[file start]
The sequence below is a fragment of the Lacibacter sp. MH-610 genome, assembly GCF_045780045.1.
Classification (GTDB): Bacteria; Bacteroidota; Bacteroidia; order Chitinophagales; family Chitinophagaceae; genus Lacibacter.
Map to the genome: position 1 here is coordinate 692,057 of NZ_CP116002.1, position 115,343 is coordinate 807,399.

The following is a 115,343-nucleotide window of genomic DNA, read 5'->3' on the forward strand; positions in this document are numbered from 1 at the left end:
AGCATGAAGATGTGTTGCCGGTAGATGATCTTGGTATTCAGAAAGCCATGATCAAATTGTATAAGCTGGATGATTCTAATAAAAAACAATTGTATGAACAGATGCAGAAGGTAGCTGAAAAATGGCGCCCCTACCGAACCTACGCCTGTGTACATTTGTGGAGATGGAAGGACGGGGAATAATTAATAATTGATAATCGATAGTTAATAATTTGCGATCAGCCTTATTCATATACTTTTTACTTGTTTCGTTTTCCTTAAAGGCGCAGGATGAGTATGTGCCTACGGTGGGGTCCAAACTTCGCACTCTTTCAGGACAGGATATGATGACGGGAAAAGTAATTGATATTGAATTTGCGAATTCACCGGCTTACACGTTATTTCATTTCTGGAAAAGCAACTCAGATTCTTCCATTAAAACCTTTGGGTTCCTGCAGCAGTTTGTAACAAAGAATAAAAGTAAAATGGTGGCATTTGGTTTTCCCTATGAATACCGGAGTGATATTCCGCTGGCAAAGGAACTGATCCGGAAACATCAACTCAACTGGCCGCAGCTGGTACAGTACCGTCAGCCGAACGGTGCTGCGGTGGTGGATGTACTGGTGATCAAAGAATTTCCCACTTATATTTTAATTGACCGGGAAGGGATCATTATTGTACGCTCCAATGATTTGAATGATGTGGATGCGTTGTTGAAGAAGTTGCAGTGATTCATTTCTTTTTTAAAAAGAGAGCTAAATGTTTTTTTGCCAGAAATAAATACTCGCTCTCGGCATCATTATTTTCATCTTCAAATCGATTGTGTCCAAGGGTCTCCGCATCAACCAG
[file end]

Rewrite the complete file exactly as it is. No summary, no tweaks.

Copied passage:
The sequence below is a fragment of the Lacibacter sp. MH-610 genome, assembly GCF_045780045.1.
Classification (GTDB): Bacteria; Bacteroidota; Bacteroidia; order Chitinophagales; family Chitinophagaceae; genus Lacibacter.
Map to the genome: position 1 here is coordinate 692,057 of NZ_CP116002.1, position 115,343 is coordinate 807,399.

The following is a 115,343-nucleotide window of genomic DNA, read 5'->3' on the forward strand; positions in this document are numbered from 1 at the left end:
AGCATGAAGATGTGTTGCCGGTAGATGATCTTGGTATTCAGAAAGCCATGATCAAATTGTATAAGCTGGATGATTCTAATAAAAAACAATTGTATGAACAGATGCAGAAGGTAGCTGAAAAATGGCGCCCCTACCGAACCTACGCCTGTGTACATTTGTGGAGATGGAAGGACGGGGAATAATTAATAATTGATAATCGATAGTTAATAATTTGCGATCAGCCTTATTCATATACTTTTTACTTGTTTCGTTTTCCTTAAAGGCGCAGGATGAGTATGTGCCTACGGTGGGGTCCAAACTTCGCACTCTTTCAGGACAGGATATGATGACGGGAAAAGTAATTGATATTGAATTTGCGAATTCACCGGCTTACACGTTATTTCATTTCTGGAAAAGCAACTCAGATTCTTCCATTAAAACCTTTGGGTTCCTGCAGCAGTTTGTAACAAAGAATAAAAGTAAAATGGTGGCATTTGGTTTTCCCTATGAATACCGGAGTGATATTCCGCTGGCAAAGGAACTGATCCGGAAACATCAACTCAACTGGCCGCAGCTGGTACAGTACCGTCAGCCGAACGGTGCTGCGGTGGTGGATGTACTGGTGATCAAAGAATTTCCCACTTATATTTTAATTGACCGGGAAGGGATCATTATTGTACGCTCCAATGATTTGAATGATGTGGATGCGTTGTTGAAGAAGTTGCAGTGATTCATTTCTTTTTTAAAAAGAGAGCTAAATGTTTTTTTGCCAGAAATAAATACTCGCTCTCGGCATCATTATTTTCATCTTCAAATCGATTGTGTCCAAGGGTCTCCGCATCAACCAG